Tuesday, February 06, 2007

Affluent Chinese women go to HK to birth

If you're a wealthy Chinese woman wanting to have a second child, Hong Kong is apparently the place to go:
HONG KONG -- In China, longstanding family-planning policies limit most urban families to just one child. But that didn't stop a 31-year-old merchant named Ms. Li: Two weeks ago, she gave birth to her second child here in the former British colony of Hong Kong, a 10-hour bus ride from Ms. Li's home in Fujian province.

Hong Kong maintains separate government records from the rest of China, so Ms. Li's newborn son won't count toward her family's quota. "I wanted to have a second child to keep my daughter company," says Ms. Li, who asked to be identified only by her last name, from the hospital ward.

She and other well-off Chinese women are discovering ways to wriggle through bureaucratic loopholes in their government's one-child policy. Some pay rural women, who are often allowed two children under the policy, to pretend a child is theirs. Others accept a fine of between two and 10 times a family's yearly income --
dubbed "social alimony" -- for having too many children.
Fees run as high as $8,000 just to arrange the trip and book a hospital in advance. There are even companies devoted specifically to the Hong Kong birthing-mill industry. The mainland could be cashing in on this. Paraenthetically, that Hong Kong operates on something similar to the spurrious current reading of the US Constitution's 14th Amendment has caused hordes of mainland Chinese women to give birth in Hong Kong for other reasons as well, including Hong Kong citizenship and access to education.

I don't understand China's one-child policy, especially in light of Han nationalism. While population density in some of the eastern coastal cities is a real concern, China's total population density is lower than much of Europe and all of East Asia. The policy strikes me as flawed in a few ways.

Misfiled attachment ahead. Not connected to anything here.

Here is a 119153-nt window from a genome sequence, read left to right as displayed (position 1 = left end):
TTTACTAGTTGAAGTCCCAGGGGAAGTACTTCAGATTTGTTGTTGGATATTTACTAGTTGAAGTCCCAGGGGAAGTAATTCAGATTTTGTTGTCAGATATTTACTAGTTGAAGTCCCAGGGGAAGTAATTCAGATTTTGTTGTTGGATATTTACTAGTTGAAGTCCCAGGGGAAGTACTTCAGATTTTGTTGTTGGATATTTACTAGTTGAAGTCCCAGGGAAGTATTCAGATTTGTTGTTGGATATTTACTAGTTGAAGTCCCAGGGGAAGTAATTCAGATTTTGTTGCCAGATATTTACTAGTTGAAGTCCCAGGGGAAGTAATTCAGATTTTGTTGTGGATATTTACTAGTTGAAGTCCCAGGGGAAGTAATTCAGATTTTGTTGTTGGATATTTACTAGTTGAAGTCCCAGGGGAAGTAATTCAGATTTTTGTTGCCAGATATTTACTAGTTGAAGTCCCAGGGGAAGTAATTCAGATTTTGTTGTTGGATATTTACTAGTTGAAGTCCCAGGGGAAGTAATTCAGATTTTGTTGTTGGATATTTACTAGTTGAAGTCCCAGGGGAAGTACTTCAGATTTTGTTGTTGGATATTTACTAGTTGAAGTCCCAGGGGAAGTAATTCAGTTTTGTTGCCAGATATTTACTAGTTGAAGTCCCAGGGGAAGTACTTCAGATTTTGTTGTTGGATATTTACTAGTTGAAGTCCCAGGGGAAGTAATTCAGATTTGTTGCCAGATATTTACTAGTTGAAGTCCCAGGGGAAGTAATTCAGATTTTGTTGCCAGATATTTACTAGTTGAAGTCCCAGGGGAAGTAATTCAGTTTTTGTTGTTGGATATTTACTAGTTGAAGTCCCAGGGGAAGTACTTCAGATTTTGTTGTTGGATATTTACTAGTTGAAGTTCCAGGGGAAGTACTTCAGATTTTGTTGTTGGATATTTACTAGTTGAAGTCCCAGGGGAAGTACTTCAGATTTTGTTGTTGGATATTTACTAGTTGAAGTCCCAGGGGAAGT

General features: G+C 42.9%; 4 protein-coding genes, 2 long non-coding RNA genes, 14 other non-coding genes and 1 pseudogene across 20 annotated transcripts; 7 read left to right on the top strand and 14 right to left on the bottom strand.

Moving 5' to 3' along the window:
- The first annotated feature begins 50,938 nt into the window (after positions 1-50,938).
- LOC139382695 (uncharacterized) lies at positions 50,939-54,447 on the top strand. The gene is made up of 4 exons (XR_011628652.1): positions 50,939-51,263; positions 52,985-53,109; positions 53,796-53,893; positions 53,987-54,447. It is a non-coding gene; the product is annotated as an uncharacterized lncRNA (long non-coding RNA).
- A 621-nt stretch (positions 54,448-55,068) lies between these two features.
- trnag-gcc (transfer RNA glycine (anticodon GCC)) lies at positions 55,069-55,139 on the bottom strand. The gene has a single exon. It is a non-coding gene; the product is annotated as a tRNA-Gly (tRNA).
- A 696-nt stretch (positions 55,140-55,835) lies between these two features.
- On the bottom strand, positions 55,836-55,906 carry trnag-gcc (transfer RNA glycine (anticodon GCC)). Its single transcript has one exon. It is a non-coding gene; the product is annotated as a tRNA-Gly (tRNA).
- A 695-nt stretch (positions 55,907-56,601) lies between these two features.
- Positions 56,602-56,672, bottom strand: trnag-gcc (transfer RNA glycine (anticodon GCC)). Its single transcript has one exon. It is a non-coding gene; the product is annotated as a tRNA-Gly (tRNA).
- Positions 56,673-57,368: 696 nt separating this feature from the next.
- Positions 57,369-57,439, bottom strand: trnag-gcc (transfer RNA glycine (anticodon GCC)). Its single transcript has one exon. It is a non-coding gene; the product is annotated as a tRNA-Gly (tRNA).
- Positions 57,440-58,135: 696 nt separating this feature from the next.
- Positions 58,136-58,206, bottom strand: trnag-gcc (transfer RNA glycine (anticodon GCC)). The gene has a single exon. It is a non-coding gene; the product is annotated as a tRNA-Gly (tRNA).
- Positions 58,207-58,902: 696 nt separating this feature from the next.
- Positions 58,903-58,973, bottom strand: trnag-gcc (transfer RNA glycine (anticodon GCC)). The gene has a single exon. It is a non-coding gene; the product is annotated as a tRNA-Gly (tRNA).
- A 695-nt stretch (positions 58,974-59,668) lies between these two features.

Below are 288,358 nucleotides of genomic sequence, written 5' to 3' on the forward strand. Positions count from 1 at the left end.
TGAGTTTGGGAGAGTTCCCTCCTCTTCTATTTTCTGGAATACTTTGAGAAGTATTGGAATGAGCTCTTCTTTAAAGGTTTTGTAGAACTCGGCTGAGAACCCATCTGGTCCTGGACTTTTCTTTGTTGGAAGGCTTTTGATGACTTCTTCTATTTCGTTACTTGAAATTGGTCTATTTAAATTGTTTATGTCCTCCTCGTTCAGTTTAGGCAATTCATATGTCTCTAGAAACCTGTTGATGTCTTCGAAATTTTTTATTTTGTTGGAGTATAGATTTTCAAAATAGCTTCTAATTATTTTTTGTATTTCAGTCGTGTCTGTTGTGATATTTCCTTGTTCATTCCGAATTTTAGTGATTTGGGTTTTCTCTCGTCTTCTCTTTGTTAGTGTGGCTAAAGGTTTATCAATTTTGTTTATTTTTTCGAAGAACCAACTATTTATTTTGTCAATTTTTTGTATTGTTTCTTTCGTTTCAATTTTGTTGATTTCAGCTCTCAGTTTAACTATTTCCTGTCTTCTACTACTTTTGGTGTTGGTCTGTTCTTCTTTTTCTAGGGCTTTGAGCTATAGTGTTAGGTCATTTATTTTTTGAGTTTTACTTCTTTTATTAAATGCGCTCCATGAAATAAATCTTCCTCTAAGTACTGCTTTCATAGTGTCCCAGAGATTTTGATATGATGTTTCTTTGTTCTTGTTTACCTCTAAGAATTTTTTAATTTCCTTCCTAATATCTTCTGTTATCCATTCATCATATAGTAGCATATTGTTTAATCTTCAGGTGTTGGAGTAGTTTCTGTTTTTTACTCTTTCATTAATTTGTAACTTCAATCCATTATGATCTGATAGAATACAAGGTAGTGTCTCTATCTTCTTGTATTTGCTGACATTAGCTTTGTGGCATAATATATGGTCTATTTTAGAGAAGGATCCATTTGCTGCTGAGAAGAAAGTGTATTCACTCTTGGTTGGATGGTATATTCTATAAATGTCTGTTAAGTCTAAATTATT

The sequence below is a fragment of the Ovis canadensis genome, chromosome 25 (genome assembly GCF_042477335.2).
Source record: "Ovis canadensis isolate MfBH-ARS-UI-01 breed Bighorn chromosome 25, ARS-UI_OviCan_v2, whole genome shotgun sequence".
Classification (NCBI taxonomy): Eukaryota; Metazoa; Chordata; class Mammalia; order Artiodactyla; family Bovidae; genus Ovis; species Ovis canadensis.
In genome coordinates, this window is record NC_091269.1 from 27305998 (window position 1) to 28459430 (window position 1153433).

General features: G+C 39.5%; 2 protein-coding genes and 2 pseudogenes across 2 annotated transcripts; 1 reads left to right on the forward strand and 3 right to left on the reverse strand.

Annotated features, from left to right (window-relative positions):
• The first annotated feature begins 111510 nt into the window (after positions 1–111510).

Han Chinese comprise 92% of the the country's 1.3 billion people, but they've exempted the remaining 100 million or so from the one-child policy. Why artificially dilute that ethnic homogeneity?

It applies more strictly to urban dwellers. Unlike developed countries in the West, however, urban residents in China are by-and-large more affluent than their rural compatriots, where poverty is 'endemic'. Meanwhile, impoverished rustics are allowed to have two children, and enforcement is more sporadic.

There's no easier way to attenuate the wealth gap than to prod the wealthy into having more children and get the poor to have fewer. Not only will this increase the number of skilled professionals to keep fees modest and decrease the supply of menial and semi-skilled laborers, increasing wages on the low end of the economic scale (raising the national IQ in the process) in the future, it will have an immediate impact. If a wealthy couple has one child, he stands to inherit all of their wealth. If they have five, it gets split up five ways. Conversely, if a modest couple has five kids, they'll each get a paltry sum, and it's hard for an empty bag to stand upright. But if they only have one, he'll receive a nice bag of money.